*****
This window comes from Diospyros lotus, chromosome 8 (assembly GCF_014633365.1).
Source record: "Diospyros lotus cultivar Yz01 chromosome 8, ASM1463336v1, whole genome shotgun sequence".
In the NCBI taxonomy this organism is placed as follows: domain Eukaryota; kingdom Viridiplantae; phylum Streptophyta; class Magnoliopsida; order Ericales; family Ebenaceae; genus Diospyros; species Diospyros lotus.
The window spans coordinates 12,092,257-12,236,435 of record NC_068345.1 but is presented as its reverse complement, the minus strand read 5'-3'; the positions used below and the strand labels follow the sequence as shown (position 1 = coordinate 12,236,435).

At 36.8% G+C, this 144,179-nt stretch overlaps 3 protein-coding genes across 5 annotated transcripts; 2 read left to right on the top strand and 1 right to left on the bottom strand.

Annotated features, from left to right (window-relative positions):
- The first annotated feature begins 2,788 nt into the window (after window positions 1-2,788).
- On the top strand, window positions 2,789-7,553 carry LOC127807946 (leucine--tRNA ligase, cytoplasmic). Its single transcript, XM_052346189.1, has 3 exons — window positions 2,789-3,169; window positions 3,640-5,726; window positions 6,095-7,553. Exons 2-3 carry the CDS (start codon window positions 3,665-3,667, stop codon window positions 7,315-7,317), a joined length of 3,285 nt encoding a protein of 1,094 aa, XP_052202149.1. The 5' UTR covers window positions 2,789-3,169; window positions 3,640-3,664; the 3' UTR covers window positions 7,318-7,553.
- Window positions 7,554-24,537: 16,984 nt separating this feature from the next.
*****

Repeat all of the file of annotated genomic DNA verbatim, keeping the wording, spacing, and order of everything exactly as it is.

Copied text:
This window comes from Diospyros lotus, chromosome 8 (assembly GCF_014633365.1).
Source record: "Diospyros lotus cultivar Yz01 chromosome 8, ASM1463336v1, whole genome shotgun sequence".
In the NCBI taxonomy this organism is placed as follows: domain Eukaryota; kingdom Viridiplantae; phylum Streptophyta; class Magnoliopsida; order Ericales; family Ebenaceae; genus Diospyros; species Diospyros lotus.
The window spans coordinates 12,092,257-12,236,435 of record NC_068345.1 but is presented as its reverse complement, the minus strand read 5'-3'; the positions used below and the strand labels follow the sequence as shown (position 1 = coordinate 12,236,435).

At 36.8% G+C, this 144,179-nt stretch overlaps 3 protein-coding genes across 5 annotated transcripts; 2 read left to right on the top strand and 1 right to left on the bottom strand.

Annotated features, from left to right (window-relative positions):
- The first annotated feature begins 2,788 nt into the window (after window positions 1-2,788).
- On the top strand, window positions 2,789-7,553 carry LOC127807946 (leucine--tRNA ligase, cytoplasmic). Its single transcript, XM_052346189.1, has 3 exons — window positions 2,789-3,169; window positions 3,640-5,726; window positions 6,095-7,553. Exons 2-3 carry the CDS (start codon window positions 3,665-3,667, stop codon window positions 7,315-7,317), a joined length of 3,285 nt encoding a protein of 1,094 aa, XP_052202149.1. The 5' UTR covers window positions 2,789-3,169; window positions 3,640-3,664; the 3' UTR covers window positions 7,318-7,553.
- Window positions 7,554-24,537: 16,984 nt separating this feature from the next.